Jay C. White Cloud
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Hi Folks,

As I follow along, and per other conversations, I want to sound positive, while being clear about what I understand and know of this medium. Steel is not the most enduring of materials as many believe it to me. There is now clear evidence that wood outlast and endures steel over time and even in fires, if we speak of large timbers.

Even our steel bridges are showing severe signs of stress and fatigue and the concept of "painting them" has only encapsulated the necrotic effect of oxidation, and hides it from view. Where certain bridge have found a formulation of paint that is "somewhat" effective, in these cases it must be constantly inspected and replaced on a regular bases. Little has actually surpassed the simple function of "bare metal" oiled with flax oil, and left to easy drying and weathering. When metal is treated in this fashion it appears to reflect better endurance.

So, for the sake of being positive about the use of metal over wood structural methods, I would like to suggest the metal be well under the drip line of the roof, just like wood. It also benefits from either being inside the thermal envelope or exterior to it...completely. Any attempt to encapsulate is a recipe for un-inspectable structural comprise over time. If you can see the metal...there will be challenges in time that we can not either see, or address appropriately.

So, as long as cement doesn't touch metal and metal doesn't touch fiber with wood as the chaperone can they still be friends?


Hmmm...I am not sure cement is friends with very much of anything...

What is important is not to encapsulate the metal and keep it as segregated as much as possible from all other building materials. So, it can sit on a foundation of cement if it must, but should be viewable and inspectable all the way around.


Regards,

j
 
Rose Gardener
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Hey Jay,

For our education, a few generic questions about SB:

1. Straw:
What's the optimum straw for SB building? Rice etc?
2. Compression:
Compressed SB, any particular compression or method are more desirable?
3. Moisture:
What's the optimum moisture in SB?and how could one ensure all bales are the same?
4. Wrapping material:
I assume we need some sort of metal wire or mesh wrap to prevent rodents. Multiple layers of small hole mesh or a mix of some sort? Mesh for both inside and outside?
5. Bugs:
How does one prevent that? Ants would be too small for mesh to handle.
6. Electric wiring:
Conduit or romex? As wires heats up some under load, any worries?
7. Water pipes:
Can one run them inside the SB? Even insulated pipe would introduce some temperature issue and condensation, right?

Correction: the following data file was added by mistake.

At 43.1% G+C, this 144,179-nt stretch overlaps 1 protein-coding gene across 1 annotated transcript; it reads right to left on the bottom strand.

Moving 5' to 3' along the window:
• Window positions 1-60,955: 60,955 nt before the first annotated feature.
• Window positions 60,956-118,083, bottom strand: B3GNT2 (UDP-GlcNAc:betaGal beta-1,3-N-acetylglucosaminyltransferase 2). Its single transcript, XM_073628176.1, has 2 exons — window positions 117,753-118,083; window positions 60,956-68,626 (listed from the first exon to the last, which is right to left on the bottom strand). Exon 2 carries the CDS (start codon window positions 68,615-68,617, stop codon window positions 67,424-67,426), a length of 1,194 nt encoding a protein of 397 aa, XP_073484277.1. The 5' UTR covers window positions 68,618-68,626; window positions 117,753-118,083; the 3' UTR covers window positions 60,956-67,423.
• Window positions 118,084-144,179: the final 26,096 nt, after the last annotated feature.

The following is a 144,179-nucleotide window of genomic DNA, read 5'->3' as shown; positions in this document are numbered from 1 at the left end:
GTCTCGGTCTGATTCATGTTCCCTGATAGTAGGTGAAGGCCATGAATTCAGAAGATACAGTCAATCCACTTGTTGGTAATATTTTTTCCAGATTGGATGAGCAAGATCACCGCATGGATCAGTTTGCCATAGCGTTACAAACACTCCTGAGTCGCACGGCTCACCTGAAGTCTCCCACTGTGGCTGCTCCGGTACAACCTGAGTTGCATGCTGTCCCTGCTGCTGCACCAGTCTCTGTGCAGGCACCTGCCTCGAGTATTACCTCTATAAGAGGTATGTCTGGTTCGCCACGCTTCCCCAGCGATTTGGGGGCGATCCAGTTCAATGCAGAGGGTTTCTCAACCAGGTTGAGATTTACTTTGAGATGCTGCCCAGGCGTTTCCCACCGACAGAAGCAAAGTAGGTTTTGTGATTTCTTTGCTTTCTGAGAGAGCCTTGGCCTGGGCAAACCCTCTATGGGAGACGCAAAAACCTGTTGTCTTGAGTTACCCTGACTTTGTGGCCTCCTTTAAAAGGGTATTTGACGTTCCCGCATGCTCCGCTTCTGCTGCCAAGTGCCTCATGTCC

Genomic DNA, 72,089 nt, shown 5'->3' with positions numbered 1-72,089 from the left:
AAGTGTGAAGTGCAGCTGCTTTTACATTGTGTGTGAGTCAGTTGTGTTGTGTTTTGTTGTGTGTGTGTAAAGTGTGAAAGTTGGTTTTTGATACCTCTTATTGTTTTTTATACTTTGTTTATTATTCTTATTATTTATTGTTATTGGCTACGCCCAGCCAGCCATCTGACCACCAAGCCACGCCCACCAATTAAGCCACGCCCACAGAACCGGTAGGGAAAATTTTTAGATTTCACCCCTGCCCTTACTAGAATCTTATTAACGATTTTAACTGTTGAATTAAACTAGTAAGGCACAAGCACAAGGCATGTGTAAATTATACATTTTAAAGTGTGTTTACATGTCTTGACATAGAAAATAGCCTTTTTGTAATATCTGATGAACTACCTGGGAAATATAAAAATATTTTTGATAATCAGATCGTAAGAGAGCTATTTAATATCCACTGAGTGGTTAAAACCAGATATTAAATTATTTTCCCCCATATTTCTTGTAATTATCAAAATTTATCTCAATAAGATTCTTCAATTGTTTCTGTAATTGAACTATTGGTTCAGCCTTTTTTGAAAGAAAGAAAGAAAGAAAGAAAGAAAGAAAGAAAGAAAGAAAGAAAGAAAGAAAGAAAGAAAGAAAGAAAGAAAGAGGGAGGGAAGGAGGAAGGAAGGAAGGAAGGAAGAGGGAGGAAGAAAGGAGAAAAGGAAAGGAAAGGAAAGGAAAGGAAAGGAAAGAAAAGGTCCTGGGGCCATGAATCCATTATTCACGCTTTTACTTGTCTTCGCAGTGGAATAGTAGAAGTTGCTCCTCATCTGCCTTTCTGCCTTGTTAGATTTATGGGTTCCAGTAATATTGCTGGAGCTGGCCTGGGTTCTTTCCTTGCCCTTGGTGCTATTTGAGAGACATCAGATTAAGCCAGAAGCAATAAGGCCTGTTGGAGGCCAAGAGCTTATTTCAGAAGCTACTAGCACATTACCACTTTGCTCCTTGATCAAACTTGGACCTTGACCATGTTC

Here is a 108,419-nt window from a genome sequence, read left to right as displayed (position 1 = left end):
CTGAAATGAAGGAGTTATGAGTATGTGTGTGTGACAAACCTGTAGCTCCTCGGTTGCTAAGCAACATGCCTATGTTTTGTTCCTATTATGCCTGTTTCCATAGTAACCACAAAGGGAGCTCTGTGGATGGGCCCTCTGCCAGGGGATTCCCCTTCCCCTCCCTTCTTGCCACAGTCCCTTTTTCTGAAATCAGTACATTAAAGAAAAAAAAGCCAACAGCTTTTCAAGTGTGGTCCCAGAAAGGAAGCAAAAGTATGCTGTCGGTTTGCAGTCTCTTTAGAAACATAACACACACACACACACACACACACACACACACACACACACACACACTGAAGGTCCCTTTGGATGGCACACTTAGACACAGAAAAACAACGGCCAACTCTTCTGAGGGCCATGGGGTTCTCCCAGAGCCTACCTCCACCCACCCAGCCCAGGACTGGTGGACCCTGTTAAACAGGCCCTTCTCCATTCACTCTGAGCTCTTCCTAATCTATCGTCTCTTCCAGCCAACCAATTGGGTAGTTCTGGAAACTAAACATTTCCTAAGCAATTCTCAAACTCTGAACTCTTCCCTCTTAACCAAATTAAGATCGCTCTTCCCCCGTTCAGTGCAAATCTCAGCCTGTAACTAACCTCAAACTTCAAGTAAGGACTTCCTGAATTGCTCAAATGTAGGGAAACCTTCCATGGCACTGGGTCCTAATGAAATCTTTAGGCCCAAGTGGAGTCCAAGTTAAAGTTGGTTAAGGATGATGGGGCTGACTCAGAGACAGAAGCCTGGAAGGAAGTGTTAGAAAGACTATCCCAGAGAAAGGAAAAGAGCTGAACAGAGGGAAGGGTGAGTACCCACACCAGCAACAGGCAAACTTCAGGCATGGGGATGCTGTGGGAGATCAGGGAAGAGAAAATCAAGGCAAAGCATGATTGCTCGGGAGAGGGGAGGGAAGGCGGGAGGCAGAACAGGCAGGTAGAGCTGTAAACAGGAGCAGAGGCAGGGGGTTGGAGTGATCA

8. Concrete:
Why can't the SBs sit on concrete foundation, raised perimeter or slab?
9. Eaves:
Can one build SB home in a Santa Fe style ie no eave?
10. Internal walls:
Any reason to or not to use SB for internal walls?
11. Air quality, any pros and cons?
24. Wall thickness
SBs are 16"x24" footprint, aren't they? Any reason to go for a 24" thick wall vs 16" other than additional R value?
25. Roofs:
For SB homes with a pitch roof to meet modern insulation code, what would be the most workable insulation? What about a flat or minimum pitch roof in case of hot climate?
26. Any tie downs or some sort be necessary between the SBs and wood post/beam structure? or just stack SBs between the posts?

haha, that's all this ignorant can think of at this point.

 
Jay C. White Cloud
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Yikes Rose...I do my best...

Understand that these are just a view based on working, with, for about SB methods, as well as, a few decades of correspondence and research with other builders.

1. Straw:
What's the optimum straw for SB building? Rice etc?


Barely, rice, wheat...in that order, though baled cotton, felted carpet padding, buckwheat hull, reed, hemp, and a few others that escape me at the moment also show great promise.

2. Compression:
Compressed SB, any particular compression or method are more desirable?


Depends on the harvest, the machine and the intent. I am personally not particular, and believe that simple compact bale form that stays integrally together is more than adequate in most applications...Yet, I don't condone "structural" SB for the most part, as too many DIYers do have the skill sets that "think" they have or have been lead to believe....There is just too many "mistakes" taking place out there in the natural building world currently and more each year...None of which does any of us any good for the cause.

3. Moisture:
What's the optimum moisture in SB?and how could one ensure all bales are the same?


Below 20% minimum and dryer preferred. Testing and/or a reputable source for the baled materials. Proper storage and treatment is a must.

4. Wrapping material:
I assume we need some sort of metal wire or mesh wrap to prevent rodents. Multiple layers of small hole mesh or a mix of some sort? Mesh for both inside and outside?